The Indian economy grew 7.2% in the previous financial year ending March 31 this year, with quarterly growth coming in at 6.1% in last quarter (Q4) of the financial year (January to March 2023), data released by the Ministry of Statistics and Programme Implementation (MOSPI) shows.
These yearly numbers have come in marginally above expectations. The official estimate by the government for the full year stood at 7%. Economists told Reuters that the growth rate for the full year would be around 6.8%. However, these economists were only expecting growth in Q4 to be around 5%, which today's estimates have greatly exceeded.
India's gross domestic product - or the final value of goods and services produced within its borders throughout the year - stood at ₹₹1,60,06,425 crores, over ₹1,49,25,840 crores in FY22, yielding this yearly growth rate of 7.2%
The first quarter of the last financial year - April to June 2022 - showed India growing 13.5%, largely missing estimates of 15.2%. In the second quarter, India grew 6.3%. In the third quarter, it was 5%.
India reports its quarterly gross domestic product (GDP) and national accounting figures on a year-on-year basis. Even quarterly figures are reported over the same quarter of the last financial year, meaning that the 6.1% growth rate for the January to March 2023 quarter is relative to the January to March 2022 quarter.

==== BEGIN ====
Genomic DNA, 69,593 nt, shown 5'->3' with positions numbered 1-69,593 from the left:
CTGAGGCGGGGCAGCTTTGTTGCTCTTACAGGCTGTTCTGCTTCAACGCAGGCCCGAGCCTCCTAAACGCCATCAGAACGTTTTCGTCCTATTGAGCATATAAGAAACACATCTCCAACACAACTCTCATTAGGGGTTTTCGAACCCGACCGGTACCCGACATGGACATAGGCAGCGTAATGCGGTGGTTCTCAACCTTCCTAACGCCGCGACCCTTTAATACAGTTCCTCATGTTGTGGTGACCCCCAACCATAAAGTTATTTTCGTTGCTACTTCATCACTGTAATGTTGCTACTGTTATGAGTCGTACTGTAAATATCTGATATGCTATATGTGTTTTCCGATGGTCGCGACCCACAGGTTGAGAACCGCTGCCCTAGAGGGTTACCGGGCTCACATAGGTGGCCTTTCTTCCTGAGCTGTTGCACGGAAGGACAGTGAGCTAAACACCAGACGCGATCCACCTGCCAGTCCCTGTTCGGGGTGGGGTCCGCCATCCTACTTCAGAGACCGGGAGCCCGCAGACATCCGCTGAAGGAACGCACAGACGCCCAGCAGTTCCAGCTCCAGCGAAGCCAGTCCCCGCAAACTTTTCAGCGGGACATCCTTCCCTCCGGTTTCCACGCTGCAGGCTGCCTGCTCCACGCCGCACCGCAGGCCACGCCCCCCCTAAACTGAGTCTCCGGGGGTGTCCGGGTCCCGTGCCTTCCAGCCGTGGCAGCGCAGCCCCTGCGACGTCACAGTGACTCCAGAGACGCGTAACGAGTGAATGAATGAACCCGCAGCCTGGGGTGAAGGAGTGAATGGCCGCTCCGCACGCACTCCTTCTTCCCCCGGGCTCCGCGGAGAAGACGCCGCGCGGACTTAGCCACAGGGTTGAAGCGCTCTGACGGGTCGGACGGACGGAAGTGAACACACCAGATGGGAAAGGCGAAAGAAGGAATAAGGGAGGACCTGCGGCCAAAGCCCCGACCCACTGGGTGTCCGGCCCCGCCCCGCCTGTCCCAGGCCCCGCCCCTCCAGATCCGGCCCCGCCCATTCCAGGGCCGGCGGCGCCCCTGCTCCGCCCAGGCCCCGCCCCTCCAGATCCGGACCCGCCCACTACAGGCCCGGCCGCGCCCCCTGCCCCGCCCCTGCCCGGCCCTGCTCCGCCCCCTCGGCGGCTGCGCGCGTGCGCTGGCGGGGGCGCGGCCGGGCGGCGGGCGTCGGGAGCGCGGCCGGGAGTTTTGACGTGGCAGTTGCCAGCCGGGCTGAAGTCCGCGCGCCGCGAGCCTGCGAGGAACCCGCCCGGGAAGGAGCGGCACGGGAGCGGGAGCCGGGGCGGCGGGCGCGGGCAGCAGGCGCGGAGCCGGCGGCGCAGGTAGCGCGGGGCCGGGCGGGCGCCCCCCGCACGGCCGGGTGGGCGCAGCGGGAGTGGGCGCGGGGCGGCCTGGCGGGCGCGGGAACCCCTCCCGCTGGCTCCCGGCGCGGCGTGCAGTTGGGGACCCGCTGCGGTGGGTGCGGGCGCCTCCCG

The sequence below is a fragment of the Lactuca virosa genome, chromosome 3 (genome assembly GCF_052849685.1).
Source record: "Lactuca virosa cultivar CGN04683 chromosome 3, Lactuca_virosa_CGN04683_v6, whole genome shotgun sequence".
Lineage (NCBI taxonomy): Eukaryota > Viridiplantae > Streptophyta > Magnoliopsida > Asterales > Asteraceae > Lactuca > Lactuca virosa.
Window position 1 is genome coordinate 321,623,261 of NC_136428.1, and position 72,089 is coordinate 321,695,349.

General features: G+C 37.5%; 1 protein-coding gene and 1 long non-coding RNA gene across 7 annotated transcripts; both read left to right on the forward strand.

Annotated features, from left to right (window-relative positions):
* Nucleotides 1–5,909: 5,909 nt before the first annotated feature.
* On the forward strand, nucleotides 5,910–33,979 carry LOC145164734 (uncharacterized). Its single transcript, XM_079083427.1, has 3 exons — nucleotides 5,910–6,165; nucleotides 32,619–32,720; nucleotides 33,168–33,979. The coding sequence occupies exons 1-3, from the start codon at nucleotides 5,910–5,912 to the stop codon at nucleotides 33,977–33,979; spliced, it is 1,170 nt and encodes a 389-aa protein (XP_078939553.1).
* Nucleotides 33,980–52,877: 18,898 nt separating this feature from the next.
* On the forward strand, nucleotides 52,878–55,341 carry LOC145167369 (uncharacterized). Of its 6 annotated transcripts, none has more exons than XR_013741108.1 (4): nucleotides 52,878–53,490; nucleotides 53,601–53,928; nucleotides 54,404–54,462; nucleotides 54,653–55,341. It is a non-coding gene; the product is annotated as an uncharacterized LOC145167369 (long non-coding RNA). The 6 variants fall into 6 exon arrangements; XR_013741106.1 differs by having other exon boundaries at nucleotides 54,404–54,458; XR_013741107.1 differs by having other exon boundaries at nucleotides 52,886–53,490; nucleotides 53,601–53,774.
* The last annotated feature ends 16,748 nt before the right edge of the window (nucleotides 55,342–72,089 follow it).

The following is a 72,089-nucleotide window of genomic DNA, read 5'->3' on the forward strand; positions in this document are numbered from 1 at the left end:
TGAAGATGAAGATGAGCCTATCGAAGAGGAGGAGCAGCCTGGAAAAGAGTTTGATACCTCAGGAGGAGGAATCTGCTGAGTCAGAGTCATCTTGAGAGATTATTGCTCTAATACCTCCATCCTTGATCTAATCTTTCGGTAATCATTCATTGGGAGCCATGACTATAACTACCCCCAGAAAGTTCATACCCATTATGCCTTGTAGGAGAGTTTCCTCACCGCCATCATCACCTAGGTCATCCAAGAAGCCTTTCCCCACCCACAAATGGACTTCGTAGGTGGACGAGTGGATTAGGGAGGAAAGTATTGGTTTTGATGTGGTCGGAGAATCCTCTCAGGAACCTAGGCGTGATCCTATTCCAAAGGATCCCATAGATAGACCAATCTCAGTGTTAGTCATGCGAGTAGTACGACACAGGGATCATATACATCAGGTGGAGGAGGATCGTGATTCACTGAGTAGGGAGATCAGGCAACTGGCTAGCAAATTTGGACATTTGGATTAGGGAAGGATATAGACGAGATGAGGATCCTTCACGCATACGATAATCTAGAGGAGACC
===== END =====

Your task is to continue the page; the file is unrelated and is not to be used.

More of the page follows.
The average Indian was also left 6.1% richer, as measured by the GDP per capita (or the GDP divided by the Indian population). In FY22, this was ₹1,09,060 (revised) which rose to ₹1,15,746. .
Economists and international institutions like the International Monetary Fund expected growth to slow for the ongoing financial year as central banks around the world continue with a regime of heightened interest rate to combat stubborn inflation. For the ongoing financial year, the Reserve Bank of India states that growth would be 6.4% and 6.8% for the IMF.
These simultaneous hikes has heralded the risk of several advanced economies to enter a period of recession. Germany has already entered one, while economists call one in the United States imminent. The United Kingdom avoided a recession in late 2022 after a series of political and economic debacles, but the risk of that still lingers.
For example, a reduced demand abroad could hamper India exports of services like information technology deals with foreign clients and manufactured goods; a reality that is playing on the minds of Indian exporters.
Performance of select indicators
MOSPI has also highlighted the performance in several main indicators (measured year-on-year over the corresponding quarter in the previous financial year).
- The production of rice grew 4.1% yearly and 32.1% quarterly
- The consumption of steel boomed, growing 13.3% yearly and 17.1% quarterly in a marked improvement over its consumption in FY22 where it grew only at 0.2%
- More passengers were handled at airports, growing 73.7% in the year and 58.1% quarter. However, in the last financial year, this year figure grew 133%, meaning it more than doubled
- Commercial vehicle sales grew 34.3% yearly and private vehicle sales grew 18.7%.
- Telecom subscribers fell 0.5%, so did cargo handled at airports, falling 5%, both measured yearly
The press release can be seen here.
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